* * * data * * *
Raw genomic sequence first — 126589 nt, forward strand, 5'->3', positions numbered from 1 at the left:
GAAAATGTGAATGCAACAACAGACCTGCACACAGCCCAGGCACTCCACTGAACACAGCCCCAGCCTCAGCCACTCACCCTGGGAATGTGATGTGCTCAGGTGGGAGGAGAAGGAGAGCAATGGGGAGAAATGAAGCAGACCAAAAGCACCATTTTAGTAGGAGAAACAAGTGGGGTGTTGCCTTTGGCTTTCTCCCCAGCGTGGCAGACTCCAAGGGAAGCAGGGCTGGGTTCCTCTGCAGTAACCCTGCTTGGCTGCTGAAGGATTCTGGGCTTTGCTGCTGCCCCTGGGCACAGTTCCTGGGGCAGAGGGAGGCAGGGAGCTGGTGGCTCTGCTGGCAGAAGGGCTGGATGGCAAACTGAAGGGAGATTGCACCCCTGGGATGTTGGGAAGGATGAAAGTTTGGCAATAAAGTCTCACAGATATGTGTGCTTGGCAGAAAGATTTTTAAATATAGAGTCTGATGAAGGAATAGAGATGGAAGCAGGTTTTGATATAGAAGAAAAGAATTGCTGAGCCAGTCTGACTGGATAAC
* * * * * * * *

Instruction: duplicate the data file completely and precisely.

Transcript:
Raw genomic sequence first — 126589 nt, forward strand, 5'->3', positions numbered from 1 at the left:
GAAAATGTGAATGCAACAACAGACCTGCACACAGCCCAGGCACTCCACTGAACACAGCCCCAGCCTCAGCCACTCACCCTGGGAATGTGATGTGCTCAGGTGGGAGGAGAAGGAGAGCAATGGGGAGAAATGAAGCAGACCAAAAGCACCATTTTAGTAGGAGAAACAAGTGGGGTGTTGCCTTTGGCTTTCTCCCCAGCGTGGCAGACTCCAAGGGAAGCAGGGCTGGGTTCCTCTGCAGTAACCCTGCTTGGCTGCTGAAGGATTCTGGGCTTTGCTGCTGCCCCTGGGCACAGTTCCTGGGGCAGAGGGAGGCAGGGAGCTGGTGGCTCTGCTGGCAGAAGGGCTGGATGGCAAACTGAAGGGAGATTGCACCCCTGGGATGTTGGGAAGGATGAAAGTTTGGCAATAAAGTCTCACAGATATGTGTGCTTGGCAGAAAGATTTTTAAATATAGAGTCTGATGAAGGAATAGAGATGGAAGCAGGTTTTGATATAGAAGAAAAGAATTGCTGAGCCAGTCTGACTGGATAAC